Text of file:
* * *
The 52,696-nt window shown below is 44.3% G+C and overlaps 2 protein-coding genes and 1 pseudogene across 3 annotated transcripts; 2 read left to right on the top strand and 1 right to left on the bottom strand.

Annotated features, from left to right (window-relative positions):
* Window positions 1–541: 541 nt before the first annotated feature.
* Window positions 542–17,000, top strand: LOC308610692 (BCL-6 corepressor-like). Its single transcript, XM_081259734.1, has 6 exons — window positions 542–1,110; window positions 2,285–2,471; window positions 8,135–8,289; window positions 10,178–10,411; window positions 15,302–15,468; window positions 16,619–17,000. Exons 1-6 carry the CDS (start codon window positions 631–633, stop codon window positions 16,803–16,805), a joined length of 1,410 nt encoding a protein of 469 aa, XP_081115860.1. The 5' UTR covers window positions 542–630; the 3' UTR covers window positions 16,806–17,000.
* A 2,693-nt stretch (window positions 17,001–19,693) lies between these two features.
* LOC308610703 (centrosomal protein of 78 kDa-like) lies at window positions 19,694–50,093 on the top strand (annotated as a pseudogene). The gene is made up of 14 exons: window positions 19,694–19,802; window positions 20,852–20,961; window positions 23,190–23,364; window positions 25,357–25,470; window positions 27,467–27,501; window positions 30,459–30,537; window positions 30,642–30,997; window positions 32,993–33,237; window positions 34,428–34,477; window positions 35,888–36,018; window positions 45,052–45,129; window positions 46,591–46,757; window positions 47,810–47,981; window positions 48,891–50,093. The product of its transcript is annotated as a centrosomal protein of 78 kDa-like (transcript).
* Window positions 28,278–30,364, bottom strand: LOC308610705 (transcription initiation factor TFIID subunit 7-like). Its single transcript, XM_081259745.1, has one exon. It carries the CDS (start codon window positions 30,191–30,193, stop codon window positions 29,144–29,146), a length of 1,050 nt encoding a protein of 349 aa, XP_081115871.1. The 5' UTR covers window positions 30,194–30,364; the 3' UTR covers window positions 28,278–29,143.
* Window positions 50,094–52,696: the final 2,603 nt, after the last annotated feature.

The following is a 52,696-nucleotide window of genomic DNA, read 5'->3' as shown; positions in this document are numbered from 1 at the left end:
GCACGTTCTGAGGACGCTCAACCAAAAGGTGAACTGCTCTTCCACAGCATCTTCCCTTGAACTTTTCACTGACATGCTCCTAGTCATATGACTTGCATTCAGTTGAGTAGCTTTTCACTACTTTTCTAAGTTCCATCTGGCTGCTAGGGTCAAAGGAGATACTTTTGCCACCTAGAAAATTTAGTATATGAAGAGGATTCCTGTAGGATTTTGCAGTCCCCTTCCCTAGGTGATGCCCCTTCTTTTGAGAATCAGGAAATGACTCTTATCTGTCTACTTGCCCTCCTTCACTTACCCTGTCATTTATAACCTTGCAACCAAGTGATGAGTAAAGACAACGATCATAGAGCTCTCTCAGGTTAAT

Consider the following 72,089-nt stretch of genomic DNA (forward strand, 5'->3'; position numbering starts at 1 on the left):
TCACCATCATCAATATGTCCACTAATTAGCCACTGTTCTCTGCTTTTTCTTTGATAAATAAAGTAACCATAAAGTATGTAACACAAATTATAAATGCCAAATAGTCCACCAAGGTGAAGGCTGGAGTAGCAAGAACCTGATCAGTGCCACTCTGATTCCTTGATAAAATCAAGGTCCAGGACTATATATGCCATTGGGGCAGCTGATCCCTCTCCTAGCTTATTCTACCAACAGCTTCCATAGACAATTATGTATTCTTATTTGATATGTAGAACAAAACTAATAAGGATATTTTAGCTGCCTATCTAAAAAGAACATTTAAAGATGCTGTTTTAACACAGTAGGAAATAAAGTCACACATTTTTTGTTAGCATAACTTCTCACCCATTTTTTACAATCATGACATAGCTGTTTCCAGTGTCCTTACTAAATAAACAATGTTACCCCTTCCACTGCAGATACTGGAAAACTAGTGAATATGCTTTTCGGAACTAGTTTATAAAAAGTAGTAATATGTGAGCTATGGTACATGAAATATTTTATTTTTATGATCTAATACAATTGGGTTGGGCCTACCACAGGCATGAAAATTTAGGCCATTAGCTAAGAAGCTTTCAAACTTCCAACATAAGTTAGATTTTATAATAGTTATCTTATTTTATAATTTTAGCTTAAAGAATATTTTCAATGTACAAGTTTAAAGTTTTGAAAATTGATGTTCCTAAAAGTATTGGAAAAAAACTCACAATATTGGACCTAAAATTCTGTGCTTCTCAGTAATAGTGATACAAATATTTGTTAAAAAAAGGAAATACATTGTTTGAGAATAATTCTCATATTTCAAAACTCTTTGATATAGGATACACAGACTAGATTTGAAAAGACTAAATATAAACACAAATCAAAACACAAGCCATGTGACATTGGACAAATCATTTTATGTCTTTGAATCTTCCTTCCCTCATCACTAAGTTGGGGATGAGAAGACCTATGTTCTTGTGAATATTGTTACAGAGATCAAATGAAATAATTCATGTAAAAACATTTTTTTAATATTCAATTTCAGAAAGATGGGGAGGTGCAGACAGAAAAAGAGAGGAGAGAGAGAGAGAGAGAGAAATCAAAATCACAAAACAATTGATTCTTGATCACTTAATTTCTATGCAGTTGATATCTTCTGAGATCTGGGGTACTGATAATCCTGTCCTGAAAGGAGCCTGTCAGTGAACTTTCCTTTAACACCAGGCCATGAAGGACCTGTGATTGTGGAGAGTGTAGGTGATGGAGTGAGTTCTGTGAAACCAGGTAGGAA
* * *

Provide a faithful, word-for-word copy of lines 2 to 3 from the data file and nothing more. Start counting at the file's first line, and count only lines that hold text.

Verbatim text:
Annotated features, from left to right (window-relative positions):
* Window positions 1–541: 541 nt before the first annotated feature.